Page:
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Walt Disney Pictures had a sixth sense that its thriller about a boy who can see, hear and talk to the dead would do well at the box office.

But the raging success of "The Sixth Sense," driven by word of mouth, still had a surprise ending. Without a major advertising campaign, it has rolled up five consecutive $20 million-plus revenue box office weekends-akin to "Titanic" in revenue pacing.

Moreover, "The Sixth Sense" is on track to become the second-biggest movie of this year-after the highly hyped "Star Wars: The Phantom Menace"-with about $250 million in overall revenue, according to industry estimates.

For the Labor Day weekend Sept. 3-6, the film posted $28.5 million in revenue, according to ACNielsen EDI, the most-ever for a Labor Day movie.


"This is why people go to the movies, because they can discover it by themselves," said Craig Murray, president of Craig Murray Productions, an entertainment marketing company that works for Disney. "They are not bombarded by the movie's marketing."

"No one could have predicted this," said Dick Cook, chairman of Walt Disney Motion Pictures Group. "We knew this movie was going to be great, but no one [in the press] believed us. We did a sneak preview, and the screening allowed the movie to sell itself. It exploded from that moment on."

Typically, studios let consumers know when a big hit is coming, with tons of advertising and tie-in consumer product marketing and licensing arrangements-Sony Pictures Entertainment's "Godzilla" or Fox/Lucasfilm's "Phantom Menace" are good examples. This is especially true in the big June/July and November/December selling periods.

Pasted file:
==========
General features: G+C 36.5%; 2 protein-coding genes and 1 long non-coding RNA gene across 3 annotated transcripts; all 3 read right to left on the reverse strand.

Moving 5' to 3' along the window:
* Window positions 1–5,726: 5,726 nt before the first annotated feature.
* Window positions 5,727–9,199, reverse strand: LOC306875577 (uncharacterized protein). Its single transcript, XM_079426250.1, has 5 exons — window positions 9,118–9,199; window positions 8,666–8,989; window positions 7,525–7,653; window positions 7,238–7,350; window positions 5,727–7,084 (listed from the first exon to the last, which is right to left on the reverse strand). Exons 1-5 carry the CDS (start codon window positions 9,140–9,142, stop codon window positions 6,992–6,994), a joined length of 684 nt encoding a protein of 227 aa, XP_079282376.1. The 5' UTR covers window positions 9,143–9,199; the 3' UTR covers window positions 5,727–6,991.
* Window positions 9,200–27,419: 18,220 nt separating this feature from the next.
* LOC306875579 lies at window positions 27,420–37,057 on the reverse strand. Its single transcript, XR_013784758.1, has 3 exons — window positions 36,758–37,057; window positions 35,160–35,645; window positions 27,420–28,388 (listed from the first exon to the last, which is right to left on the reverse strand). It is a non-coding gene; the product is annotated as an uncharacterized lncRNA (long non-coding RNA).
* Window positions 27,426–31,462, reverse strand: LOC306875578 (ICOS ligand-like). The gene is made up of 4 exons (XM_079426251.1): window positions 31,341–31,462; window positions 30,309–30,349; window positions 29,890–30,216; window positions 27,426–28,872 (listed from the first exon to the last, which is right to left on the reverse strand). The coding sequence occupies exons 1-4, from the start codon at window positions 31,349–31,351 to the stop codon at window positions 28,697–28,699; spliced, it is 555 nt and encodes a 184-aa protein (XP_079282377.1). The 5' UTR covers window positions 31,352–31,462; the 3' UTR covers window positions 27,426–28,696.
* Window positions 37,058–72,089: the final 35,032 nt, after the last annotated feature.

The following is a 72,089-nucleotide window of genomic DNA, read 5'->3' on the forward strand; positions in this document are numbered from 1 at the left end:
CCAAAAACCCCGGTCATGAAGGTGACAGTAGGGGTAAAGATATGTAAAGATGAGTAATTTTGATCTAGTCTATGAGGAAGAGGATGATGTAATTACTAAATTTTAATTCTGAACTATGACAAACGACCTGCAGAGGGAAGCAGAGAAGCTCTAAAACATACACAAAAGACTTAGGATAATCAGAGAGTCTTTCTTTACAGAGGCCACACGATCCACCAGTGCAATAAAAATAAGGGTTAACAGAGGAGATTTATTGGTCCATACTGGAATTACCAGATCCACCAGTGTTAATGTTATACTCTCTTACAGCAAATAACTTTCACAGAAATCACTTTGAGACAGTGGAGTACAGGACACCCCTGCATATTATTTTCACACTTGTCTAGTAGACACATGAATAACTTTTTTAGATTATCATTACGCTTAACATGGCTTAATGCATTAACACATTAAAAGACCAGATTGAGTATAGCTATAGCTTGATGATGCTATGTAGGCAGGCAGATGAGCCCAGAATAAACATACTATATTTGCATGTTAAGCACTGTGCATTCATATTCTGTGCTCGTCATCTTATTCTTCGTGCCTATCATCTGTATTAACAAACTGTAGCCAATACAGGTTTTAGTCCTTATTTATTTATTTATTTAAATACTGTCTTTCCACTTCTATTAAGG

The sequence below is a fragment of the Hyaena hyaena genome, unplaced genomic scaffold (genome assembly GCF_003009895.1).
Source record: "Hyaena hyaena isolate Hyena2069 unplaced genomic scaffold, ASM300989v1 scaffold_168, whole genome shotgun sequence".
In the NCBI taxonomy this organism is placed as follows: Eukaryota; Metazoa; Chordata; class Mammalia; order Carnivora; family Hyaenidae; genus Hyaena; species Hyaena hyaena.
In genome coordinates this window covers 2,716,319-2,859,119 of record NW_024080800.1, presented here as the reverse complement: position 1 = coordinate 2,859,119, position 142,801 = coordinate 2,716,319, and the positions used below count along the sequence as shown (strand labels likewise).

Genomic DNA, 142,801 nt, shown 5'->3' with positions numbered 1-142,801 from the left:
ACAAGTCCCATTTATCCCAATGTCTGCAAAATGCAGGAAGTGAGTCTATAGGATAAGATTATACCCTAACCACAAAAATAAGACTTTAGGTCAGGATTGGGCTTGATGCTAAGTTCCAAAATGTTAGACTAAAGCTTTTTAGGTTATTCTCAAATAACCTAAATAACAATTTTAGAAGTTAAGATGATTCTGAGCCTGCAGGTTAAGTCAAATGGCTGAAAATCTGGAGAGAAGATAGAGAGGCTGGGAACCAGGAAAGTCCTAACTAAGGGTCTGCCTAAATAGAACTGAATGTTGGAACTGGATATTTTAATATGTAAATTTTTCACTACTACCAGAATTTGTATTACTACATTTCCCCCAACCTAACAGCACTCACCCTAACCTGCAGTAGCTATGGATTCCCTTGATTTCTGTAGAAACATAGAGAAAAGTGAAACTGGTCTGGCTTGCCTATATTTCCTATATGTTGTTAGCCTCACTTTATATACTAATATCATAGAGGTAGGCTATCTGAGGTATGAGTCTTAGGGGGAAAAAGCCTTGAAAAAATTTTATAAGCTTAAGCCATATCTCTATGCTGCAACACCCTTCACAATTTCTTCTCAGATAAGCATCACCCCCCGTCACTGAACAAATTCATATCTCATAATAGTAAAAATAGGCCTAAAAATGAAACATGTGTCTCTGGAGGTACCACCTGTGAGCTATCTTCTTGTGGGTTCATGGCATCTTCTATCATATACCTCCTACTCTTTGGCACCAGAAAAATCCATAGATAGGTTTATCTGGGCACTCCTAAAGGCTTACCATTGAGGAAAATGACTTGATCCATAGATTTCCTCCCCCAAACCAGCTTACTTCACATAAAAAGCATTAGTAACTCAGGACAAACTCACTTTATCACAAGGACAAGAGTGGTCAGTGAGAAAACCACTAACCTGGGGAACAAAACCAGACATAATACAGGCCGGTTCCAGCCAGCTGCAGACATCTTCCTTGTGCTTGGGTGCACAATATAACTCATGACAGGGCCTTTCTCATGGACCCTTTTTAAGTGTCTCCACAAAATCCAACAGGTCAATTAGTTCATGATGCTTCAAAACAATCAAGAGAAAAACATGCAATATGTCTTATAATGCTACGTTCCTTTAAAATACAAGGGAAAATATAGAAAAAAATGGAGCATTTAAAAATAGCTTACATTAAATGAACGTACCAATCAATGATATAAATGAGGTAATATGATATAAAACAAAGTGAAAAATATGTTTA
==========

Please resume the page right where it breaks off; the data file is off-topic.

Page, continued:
Instead, Walt Disney did a provocative trailer and TV commercial featuring the boy eerily whispering, "I see dead people."

Those spots were produced in-house by Oren Aviv, senior VP-creative marketing for Buena Vista Pictures Marketing. Mr. Cook credits the spots with being a crucial part of the film's marketing success.


"The Sixth Sense" was also atypical in how it built momentum. Movies generally fall off 30% to 40% in box office revenue from their debut weeks to the next week. "The Sixth Sense" defied those odds and maintained its weekend revenue, much of it repeat business from the same customers-teen-agers with the time and inclination to see a movie more than once.

Another reason "The Sixth Sense" has done well is simply because there are fewer films this summer, offering moviegoers a less cluttered market.

For years, movie executives opened multiple movies of similar genres against each other, resulting, in the words of one marketing executive, in many producers getting "their teeth handed to them."

"This summer you had one big film every weekend," said Peter Graves, former president of marketing at Polygram Films. "You didn't have two action films going head-to-head. The audience seemed to respond."

Much of the appeal of "The Sixth Sense" comes from its billing as an intelligent thriller, marketing analysts said. But curiously, it also has become a family movie-odd as that depiction is usually reserved for feel-good comedies and dramas or animated films.


"There is an shared audience for the film; kids are really into this," Mr. Murray said. "It's almost a family movie. Sure, it's mature, but it's not gory."

The timing of "The Sixth Sense's" opening on Aug. 6, the first weekend of the month, had some positive historical tracking.

"Warner Bros., with [two hits] 'The Fugitive' and 'Unforgiven,' has made it a business by being out the first weekend in August," Mr. Graves said.

"It didn't go unnoticed," Mr. Cook said of Disney's scheduling "The Sixth Sense" to open that weekend. Of more importance to Mr. Cook, however, was the opening of two similar thrillers just weeks before-"The Haunting" and "The Blair Witch Project." Both scored well with consumers.

"We were very concerned about these movies," Mr. Cook said. "Fortunately, the

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